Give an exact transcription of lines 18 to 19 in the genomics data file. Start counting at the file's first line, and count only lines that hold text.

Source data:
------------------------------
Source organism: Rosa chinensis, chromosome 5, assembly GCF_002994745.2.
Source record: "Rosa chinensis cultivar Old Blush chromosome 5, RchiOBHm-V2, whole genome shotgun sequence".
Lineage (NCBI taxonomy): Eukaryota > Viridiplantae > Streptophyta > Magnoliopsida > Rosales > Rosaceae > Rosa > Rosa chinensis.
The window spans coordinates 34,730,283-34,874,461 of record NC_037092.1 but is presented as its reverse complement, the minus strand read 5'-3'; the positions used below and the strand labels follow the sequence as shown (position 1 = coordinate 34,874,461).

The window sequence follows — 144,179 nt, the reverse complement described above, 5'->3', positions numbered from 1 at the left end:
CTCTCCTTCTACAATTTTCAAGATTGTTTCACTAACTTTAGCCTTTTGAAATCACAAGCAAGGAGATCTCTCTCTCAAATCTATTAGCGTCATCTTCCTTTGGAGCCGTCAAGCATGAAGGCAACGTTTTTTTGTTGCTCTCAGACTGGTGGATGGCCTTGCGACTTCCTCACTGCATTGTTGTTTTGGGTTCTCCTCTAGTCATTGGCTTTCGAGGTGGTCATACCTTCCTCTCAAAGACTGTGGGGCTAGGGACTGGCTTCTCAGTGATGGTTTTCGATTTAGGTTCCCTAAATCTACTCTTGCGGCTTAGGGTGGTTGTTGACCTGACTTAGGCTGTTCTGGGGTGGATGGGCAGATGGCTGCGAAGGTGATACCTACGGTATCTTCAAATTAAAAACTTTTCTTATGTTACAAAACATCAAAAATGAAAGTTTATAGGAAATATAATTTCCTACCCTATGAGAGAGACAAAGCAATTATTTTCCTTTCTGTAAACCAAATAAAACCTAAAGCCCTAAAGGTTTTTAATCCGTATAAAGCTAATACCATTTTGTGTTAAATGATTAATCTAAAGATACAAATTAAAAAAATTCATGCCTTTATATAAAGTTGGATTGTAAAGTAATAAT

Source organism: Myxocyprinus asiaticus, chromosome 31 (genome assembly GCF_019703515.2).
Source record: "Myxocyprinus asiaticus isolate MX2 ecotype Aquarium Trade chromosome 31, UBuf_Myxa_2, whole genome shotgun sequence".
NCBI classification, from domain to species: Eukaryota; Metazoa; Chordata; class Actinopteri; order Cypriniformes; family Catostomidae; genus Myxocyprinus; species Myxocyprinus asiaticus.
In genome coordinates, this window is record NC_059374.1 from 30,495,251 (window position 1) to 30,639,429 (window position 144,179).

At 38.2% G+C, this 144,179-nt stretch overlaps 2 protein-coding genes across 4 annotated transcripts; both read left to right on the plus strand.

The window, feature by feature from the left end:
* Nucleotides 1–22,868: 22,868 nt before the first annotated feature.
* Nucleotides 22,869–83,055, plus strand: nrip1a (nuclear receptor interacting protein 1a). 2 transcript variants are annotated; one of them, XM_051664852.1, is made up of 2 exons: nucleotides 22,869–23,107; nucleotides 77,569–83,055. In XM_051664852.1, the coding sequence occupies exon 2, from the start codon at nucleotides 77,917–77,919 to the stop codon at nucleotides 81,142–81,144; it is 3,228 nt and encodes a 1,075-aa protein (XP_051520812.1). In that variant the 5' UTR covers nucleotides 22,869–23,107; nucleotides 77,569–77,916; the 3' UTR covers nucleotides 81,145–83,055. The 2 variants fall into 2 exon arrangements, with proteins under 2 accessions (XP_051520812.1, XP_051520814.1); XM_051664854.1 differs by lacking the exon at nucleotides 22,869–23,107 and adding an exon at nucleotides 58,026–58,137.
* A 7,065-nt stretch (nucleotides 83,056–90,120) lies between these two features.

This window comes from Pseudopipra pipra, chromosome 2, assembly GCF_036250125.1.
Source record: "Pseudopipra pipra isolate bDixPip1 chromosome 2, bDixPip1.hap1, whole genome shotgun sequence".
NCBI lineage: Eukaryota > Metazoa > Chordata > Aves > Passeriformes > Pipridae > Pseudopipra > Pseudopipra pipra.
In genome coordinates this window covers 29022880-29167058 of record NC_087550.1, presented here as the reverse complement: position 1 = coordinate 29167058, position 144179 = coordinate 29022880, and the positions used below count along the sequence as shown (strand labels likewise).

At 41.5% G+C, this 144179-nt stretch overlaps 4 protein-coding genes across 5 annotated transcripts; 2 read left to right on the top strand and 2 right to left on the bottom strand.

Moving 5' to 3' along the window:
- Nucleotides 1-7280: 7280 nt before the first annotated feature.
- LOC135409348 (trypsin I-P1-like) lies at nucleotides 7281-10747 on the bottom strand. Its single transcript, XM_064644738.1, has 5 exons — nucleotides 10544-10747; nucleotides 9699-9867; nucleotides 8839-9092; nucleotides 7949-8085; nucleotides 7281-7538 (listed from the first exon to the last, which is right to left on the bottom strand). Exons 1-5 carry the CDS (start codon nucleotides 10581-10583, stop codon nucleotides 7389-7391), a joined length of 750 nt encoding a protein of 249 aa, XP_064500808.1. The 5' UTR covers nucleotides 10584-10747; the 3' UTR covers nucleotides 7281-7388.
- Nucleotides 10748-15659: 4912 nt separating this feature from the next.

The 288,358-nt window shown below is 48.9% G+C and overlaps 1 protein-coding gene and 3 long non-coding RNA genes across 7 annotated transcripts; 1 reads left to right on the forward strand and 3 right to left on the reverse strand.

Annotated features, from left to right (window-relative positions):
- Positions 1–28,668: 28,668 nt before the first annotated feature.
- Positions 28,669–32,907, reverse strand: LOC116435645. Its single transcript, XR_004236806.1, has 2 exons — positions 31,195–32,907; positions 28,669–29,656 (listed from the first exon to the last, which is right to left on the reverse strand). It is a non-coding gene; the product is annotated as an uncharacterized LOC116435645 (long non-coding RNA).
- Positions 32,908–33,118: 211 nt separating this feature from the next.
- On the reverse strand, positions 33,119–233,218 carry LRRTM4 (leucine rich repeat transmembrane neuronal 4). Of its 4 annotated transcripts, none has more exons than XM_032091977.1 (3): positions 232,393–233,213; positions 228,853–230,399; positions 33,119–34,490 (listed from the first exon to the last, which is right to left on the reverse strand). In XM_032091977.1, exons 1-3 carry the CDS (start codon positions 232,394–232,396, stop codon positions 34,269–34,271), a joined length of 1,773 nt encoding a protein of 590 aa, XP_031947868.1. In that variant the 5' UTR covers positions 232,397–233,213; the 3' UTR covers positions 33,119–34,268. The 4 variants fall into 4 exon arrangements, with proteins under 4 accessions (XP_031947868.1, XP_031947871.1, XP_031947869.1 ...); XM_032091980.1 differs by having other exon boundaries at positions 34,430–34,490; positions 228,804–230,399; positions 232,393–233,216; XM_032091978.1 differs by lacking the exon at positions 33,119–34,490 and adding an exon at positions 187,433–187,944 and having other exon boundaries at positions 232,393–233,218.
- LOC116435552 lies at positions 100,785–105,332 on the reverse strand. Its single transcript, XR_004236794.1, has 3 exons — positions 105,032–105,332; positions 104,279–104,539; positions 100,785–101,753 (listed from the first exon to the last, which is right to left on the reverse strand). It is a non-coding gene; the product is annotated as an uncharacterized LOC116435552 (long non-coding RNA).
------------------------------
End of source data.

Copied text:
NCBI lineage: Eukaryota > Metazoa > Chordata > Aves > Passeriformes > Pipridae > Pseudopipra > Pseudopipra pipra.
In genome coordinates this window covers 29022880-29167058 of record NC_087550.1, presented here as the reverse complement: position 1 = coordinate 29167058, position 144179 = coordinate 29022880, and the positions used below count along the sequence as shown (strand labels likewise).